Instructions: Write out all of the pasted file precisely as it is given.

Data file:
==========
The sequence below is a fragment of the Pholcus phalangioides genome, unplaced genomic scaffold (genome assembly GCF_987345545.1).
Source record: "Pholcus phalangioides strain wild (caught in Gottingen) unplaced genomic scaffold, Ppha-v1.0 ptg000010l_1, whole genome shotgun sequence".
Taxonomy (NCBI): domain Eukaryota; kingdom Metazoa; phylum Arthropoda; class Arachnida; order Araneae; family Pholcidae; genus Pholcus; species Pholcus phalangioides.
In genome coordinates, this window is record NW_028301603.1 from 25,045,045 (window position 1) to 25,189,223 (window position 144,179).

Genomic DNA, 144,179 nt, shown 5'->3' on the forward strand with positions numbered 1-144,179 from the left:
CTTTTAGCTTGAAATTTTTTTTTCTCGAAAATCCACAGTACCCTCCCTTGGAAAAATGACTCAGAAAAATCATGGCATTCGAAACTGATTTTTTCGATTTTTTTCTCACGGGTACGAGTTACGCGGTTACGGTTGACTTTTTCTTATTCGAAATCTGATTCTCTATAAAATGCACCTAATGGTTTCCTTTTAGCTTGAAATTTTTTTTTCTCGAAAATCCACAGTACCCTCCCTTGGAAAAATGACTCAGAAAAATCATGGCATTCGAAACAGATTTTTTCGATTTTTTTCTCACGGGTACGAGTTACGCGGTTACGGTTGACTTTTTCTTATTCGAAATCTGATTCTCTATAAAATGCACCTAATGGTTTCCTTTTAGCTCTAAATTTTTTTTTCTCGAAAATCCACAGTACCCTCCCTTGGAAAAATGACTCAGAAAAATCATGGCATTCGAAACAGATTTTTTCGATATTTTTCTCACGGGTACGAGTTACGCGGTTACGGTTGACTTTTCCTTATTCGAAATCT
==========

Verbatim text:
The sequence below is a fragment of the Pholcus phalangioides genome, unplaced genomic scaffold (genome assembly GCF_987345545.1).
Source record: "Pholcus phalangioides strain wild (caught in Gottingen) unplaced genomic scaffold, Ppha-v1.0 ptg000010l_1, whole genome shotgun sequence".
Taxonomy (NCBI): domain Eukaryota; kingdom Metazoa; phylum Arthropoda; class Arachnida; order Araneae; family Pholcidae; genus Pholcus; species Pholcus phalangioides.
In genome coordinates, this window is record NW_028301603.1 from 25,045,045 (window position 1) to 25,189,223 (window position 144,179).

Genomic DNA, 144,179 nt, shown 5'->3' on the forward strand with positions numbered 1-144,179 from the left:
CTTTTAGCTTGAAATTTTTTTTTCTCGAAAATCCACAGTACCCTCCCTTGGAAAAATGACTCAGAAAAATCATGGCATTCGAAACTGATTTTTTCGATTTTTTTCTCACGGGTACGAGTTACGCGGTTACGGTTGACTTTTTCTTATTCGAAATCTGATTCTCTATAAAATGCACCTAATGGTTTCCTTTTAGCTTGAAATTTTTTTTTCTCGAAAATCCACAGTACCCTCCCTTGGAAAAATGACTCAGAAAAATCATGGCATTCGAAACAGATTTTTTCGATTTTTTTCTCACGGGTACGAGTTACGCGGTTACGGTTGACTTTTTCTTATTCGAAATCTGATTCTCTATAAAATGCACCTAATGGTTTCCTTTTAGCTCTAAATTTTTTTTTCTCGAAAATCCACAGTACCCTCCCTTGGAAAAATGACTCAGAAAAATCATGGCATTCGAAACAGATTTTTTCGATATTTTTCTCACGGGTACGAGTTACGCGGTTACGGTTGACTTTTCCTTATTCGAAATCT